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  1. Working together on policing and human rights

    February 24, 2011

    Windsor - A new project, aimed at preventing discrimination and racism in policing, launched today in Windsor. The Windsor Police Service, Windsor Police Services Board, Ontario Police College and Ontario Human Rights Commission (OHRC) announced a major joint initiative to address policing and human rights issues. Police Chief Gary Smith, Board Chair Eddie Francis, Police College Acting Director Bill Stephens and Human Rights Chief Commissioner Barbara Hall made the announcement during today’s public Board meeting at Windsor Police Service headquarters.

  2. Letter to Ontario's Attorney General expressing concern about allowing public officials to refuse to marry same-sex couples

    December 20, 2004

    Toronto - I am writing to express concern over recent comments attributed to the Honourable Irwin Cotler urging provinces to allow public officials who are licensed to perform marriage ceremonies to refuse to perform this service for same-sex couples. As you know, the Ontario Human Rights Commission (the “Commission”) intervened in the Same Sex Marriage Reference before the Supreme Court of Canada to protect the right of gay and lesbian Canadians to get married. In this regard, the Commission agreed with the Attorney General of Canada’s position that requiring a religious official to perform a marriage ceremony that does not accord with his or her religious beliefs about marriage would violate section 2(a) of the Charter of Rights and Freedoms (the “Charter”).

  3. Human Rights 101 eLearning GOES LIVE on June 8, 2010!

    June 8, 2010

    Toronto - The Ontario Human Rights Commission is launching Human Rights 101, the first in a series of eLearning modules on human rights. Developed with assistance from the New Media Studies Program at the University of Toronto Scarborough and input from community stakeholders, Human Rights 101 users will be able to learn about human rights information from anywhere they have internet access. Created to be accessible to a wide range of users, students, office or factory workers, employers or those new to Canada will be able to get information on human rights history, principles, legislation and policies at the click of a button any time of the day.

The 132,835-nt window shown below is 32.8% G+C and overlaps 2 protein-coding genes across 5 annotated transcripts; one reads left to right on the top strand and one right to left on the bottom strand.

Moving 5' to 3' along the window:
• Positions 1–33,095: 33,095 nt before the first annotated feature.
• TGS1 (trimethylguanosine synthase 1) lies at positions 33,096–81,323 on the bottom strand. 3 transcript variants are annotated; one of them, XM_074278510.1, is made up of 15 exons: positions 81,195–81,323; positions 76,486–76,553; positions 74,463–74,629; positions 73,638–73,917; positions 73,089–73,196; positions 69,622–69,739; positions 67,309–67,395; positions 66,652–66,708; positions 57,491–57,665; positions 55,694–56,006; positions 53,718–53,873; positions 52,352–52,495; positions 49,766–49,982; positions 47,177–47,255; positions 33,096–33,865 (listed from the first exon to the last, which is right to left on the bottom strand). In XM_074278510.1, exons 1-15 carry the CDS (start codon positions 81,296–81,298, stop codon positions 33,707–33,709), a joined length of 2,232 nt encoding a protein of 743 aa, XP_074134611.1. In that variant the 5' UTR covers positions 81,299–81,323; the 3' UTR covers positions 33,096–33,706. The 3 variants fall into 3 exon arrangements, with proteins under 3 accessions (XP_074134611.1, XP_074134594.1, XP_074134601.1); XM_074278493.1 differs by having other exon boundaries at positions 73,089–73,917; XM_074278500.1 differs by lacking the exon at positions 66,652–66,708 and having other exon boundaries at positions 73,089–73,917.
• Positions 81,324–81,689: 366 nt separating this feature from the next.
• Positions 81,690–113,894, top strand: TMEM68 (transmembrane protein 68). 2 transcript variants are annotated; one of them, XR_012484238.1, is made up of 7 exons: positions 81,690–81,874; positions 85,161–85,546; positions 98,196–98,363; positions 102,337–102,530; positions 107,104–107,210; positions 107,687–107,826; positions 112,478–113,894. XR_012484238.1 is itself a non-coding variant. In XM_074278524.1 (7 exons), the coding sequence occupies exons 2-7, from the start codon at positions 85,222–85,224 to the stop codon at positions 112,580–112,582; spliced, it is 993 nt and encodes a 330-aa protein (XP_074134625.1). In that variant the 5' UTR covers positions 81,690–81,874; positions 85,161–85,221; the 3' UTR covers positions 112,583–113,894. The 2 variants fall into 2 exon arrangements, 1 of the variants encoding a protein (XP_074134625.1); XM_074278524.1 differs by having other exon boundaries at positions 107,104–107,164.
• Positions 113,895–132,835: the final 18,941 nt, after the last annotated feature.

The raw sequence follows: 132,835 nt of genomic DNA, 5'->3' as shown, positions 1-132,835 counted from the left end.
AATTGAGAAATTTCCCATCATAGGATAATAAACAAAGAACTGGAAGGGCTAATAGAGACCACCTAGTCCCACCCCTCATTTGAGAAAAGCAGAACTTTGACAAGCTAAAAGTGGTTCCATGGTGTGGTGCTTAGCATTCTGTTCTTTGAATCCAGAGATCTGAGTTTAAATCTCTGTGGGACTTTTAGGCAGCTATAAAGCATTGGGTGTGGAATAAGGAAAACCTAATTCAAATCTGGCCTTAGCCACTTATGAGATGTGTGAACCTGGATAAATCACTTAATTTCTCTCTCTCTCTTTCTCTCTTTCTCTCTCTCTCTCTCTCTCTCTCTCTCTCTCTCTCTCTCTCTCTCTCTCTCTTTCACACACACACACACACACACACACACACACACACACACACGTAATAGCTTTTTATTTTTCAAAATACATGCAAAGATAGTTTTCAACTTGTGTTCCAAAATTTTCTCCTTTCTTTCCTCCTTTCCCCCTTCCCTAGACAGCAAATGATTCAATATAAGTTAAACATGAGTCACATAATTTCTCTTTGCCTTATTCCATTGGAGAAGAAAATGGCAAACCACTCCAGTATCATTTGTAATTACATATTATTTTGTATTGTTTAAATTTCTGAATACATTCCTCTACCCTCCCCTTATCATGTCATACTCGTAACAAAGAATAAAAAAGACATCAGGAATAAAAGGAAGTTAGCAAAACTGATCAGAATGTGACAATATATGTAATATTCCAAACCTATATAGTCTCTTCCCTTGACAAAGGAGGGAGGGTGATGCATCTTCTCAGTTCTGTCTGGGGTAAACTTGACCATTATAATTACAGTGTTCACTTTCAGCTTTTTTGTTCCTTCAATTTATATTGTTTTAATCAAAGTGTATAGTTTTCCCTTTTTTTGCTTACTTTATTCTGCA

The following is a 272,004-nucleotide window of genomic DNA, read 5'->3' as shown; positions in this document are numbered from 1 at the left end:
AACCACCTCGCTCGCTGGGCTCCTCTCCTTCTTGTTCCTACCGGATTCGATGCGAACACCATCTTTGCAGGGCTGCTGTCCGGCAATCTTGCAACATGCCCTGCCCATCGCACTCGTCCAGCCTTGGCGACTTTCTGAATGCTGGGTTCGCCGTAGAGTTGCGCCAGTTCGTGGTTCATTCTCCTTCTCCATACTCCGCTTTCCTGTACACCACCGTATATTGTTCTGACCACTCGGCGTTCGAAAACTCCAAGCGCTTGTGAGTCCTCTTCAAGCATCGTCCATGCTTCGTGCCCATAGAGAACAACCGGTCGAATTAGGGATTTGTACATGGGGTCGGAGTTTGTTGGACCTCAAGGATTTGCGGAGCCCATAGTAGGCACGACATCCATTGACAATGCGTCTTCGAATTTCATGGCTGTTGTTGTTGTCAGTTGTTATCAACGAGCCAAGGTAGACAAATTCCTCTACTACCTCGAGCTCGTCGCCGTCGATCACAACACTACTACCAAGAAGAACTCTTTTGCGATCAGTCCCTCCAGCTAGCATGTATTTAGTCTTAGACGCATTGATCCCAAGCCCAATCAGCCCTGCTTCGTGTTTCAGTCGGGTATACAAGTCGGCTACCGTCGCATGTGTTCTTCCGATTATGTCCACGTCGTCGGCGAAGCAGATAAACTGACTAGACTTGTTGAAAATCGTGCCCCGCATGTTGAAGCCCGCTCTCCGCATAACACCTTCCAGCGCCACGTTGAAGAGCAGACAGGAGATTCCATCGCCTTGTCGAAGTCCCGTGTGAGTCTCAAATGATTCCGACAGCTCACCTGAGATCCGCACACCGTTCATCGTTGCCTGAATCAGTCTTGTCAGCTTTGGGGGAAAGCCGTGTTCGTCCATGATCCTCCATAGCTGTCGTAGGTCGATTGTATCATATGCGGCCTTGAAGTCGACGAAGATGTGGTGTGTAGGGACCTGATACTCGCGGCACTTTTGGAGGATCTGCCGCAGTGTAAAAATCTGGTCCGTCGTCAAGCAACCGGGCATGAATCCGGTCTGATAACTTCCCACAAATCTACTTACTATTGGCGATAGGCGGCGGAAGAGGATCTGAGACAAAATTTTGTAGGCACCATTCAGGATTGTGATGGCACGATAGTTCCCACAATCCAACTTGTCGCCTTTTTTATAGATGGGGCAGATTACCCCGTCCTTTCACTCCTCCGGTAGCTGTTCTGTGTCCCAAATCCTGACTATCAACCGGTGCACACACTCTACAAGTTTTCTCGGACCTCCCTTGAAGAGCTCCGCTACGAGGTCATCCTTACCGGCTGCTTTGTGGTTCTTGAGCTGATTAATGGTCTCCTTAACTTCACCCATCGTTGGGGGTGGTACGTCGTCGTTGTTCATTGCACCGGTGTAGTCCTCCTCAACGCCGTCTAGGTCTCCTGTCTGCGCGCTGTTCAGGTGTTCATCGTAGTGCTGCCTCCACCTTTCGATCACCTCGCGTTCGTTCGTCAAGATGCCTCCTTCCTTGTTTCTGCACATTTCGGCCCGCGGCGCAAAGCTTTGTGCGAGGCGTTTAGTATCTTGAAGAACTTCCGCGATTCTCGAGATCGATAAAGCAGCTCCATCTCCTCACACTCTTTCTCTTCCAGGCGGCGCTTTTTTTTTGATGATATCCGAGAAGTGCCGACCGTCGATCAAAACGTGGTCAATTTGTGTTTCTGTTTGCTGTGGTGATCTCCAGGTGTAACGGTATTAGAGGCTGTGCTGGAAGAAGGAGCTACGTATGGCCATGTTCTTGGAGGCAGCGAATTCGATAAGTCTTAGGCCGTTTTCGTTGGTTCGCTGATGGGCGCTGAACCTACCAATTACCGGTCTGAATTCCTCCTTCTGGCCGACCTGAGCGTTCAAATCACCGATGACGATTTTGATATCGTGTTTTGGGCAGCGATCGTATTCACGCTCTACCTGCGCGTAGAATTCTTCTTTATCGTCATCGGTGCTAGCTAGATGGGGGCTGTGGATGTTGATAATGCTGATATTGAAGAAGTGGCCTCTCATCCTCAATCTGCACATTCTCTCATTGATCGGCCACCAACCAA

4. TSP, TPSB and Ontario Human Rights Commission celebrate new milestone

    May 17, 2010

    Toronto - A major joint initiative between the Toronto Police Service (TPS), the Toronto Police Services Board (TPSB), and the Ontario Human Rights Commission (OHRC) to bring about institutional change in combating racism and discrimination celebrates a new milestone. An event celebrating the project’s completion is being held today at 11:50 a.m, at St. Lawrence Hall.

  5. OHRC submission to the Ministry of Community Safety and Correctional Services on street checks

    The Ontario Human Rights Commission (OHRC) welcomes the opportunity to comment on the Draft Regulation on street checks of the Ministry of Community Safety and Correctional Services (Ministry). We are pleased to have the support of the Human Rights Legal Support Centre (HRLSC) on this important issue.

  6. Insurance industry urged to avoid using enumerated grounds of discrimination and genetic testing information for measuring risk

    February 14, 2002

    Toronto - The Ontario Human Rights Commission today released a report on consultations it conducted on human rights issues in insurance. In accordance with the Commission's mandate, the objective of the consultation was to promote awareness, understanding and advancement of human rights in the area of insurance and to examine alternatives to current practices by obtaining input from experts and regulators in the insurance industry as well as from consumers. Access to insurance in our society raises significant issues about distributive justice and fairness in the public sphere, issues that have received scant attention in Canada and in Ontario.

  7. OHRC remarks to the Ontario Legislative Standing Committee on Social Policy regarding Bill 13 and Bill 14

    I am here today on behalf of the Ontario Human Rights Commission to indicate our general support for this proposed legislation.Let there be no doubt. Bullying is a critical human rights matter. Ontario’s Human Rights Code is Ontario’s highest law. All schools, including public, Catholic and private, have a legal duty to provide students with an educational environment free from harassment and other forms of discrimination because of their race, ancestry, place of origin, colour, ethnic origin, citizenship, creed, sexual orientation, age, marital status, family status or disability and sex including gender identity.

  8. OHRC remarks to the Ontario Legislative Standing Committee on Social Policy regarding Bill 13 and Bill 14

    Ontario’s Human Rights Code is Ontario’s highest law. All schools, including public, Catholic and private, have a legal duty to provide students with an educational environment free from harassment and other forms of discrimination because of their race, ancestry, place of origin, colour, ethnic origin, citizenship, creed, sexual orientation, age, marital status, family status or disability and sex including gender identity. Bullying is a form of harassment within the meaning of the Code.

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